Teenage golfer Ishikawa not fazed by struggles

Ryo Ishikawa has displayed a level of maturity beyond his years

in handling success. Now the 19-year-old Japanese golfer is showing

he can take the disappointments with the same cool composure.

Ishikawa won three times on the Japan Tour last season and has

nine wins overall at home but has struggled this season with no

wins. He failed to make the cut in his last two tournaments,

including the Japan Golf Tour Championship where he carded the

worst score of his professional career – a 12-over 83 in the first


When asked of his recent struggles, Ishikawa had a quick


”I knew that question was coming,” Ishikawa said on Tuesday at

the Foreign Correspondents’ Club of Japan. ”It would be strange if

it wasn’t asked.”

Ishikawa has an exemption for the U.S. Open, which starts on

June 16 in Washington, and hopes to get his game straightened out

by then.

”Most of the problems stem from my putting and short game,”

Ishikawa said. ”There is no tournament this week so I’ll have some

good practice and hopefully I can put these past two tournaments

behind me.”

Ishikawa also missed the cut at the Transitions Championship and

Arnold Palmer Invitational but his problems seem minor compared to

those of his idol Tiger Woods. Woods withdrew after only nine holes

last month at The Players Championship and fell out of the top 10

rankings for the first time in 14 years.

Ishikawa said it was difficult to watch Woods struggle with his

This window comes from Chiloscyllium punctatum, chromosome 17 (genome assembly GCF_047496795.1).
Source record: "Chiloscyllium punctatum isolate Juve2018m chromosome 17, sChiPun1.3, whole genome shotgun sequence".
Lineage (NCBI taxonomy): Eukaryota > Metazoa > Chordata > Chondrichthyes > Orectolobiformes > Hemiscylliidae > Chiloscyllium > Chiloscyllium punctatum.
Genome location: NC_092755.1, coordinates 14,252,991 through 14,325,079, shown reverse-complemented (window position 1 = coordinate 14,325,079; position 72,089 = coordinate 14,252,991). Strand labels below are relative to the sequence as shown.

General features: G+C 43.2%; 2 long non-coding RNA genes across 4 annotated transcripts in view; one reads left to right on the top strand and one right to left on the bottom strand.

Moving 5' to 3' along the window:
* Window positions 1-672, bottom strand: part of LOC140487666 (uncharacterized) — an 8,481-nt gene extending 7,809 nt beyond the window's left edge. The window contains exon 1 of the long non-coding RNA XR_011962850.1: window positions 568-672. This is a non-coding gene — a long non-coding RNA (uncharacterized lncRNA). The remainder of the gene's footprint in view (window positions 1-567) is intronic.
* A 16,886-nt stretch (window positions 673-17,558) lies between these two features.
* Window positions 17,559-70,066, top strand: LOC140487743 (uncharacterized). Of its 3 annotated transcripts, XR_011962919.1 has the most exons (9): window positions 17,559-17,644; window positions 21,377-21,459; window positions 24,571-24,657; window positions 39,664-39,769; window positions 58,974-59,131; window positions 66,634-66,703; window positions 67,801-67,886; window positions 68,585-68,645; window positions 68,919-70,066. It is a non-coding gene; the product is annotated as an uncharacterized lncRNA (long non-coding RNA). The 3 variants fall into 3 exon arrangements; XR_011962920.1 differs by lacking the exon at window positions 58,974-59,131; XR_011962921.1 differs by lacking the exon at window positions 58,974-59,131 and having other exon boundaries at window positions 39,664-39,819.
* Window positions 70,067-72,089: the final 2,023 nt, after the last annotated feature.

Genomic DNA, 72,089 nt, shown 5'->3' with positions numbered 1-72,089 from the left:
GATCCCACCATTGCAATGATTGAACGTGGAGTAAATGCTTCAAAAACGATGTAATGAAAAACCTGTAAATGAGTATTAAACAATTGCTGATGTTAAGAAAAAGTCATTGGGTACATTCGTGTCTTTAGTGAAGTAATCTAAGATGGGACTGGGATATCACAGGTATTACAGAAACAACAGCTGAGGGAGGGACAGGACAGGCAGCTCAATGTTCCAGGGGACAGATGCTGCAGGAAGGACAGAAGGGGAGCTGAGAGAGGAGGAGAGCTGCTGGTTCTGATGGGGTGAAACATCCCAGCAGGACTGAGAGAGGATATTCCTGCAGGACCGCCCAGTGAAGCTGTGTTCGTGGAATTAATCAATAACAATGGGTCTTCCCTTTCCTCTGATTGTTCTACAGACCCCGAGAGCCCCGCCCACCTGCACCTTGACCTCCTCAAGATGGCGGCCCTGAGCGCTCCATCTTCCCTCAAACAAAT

”I’ve always looked at him from the perspective of a fan,”

Ishikawa said. ”It’s difficult for me to take this news as another

player. I sure hope he recovers. I’ve always been awed by his

ability and skill.”

Known earlier in his career as ”Bashful Prince,” Ishikawa has

become the face of golf in Japan. He played 34 times last year,

including one span of 20 tournaments in 22 weeks, because the tour

and sponsors lean so heavily on him.

He won his first Japan Tour event as a 15-year-old amateur, won

the money title at 17, and last year became the first player to

shoot 58 on a major tour.

He announced in March that he will be donating all of his 2011

tour earnings, plus an additional $1,200 for every birdie he makes

during the year, to the Japan earthquake relief efforts.

Ishikawa was playing in the Cadillac Championship at Doral on

March 11 when he awoke to news of the earthquake and tsunami.

”I want to do anything I can to help,” Ishikawa said. ”I

visited an evacuee center and will make another trip up to the

region in July.”

No Japanese golfer has ever won a major. Ishikawa has said his

dream is to win The Masters, and some in Japan feel he should play

more on the U.S. PGA Tour to improve his game.

”At the moment, I don’t feel a great urgency to go the U.S.

permanently,” Ishikawa said. ”Just because a player stays in

Japan doesn’t mean he can’t win a major.”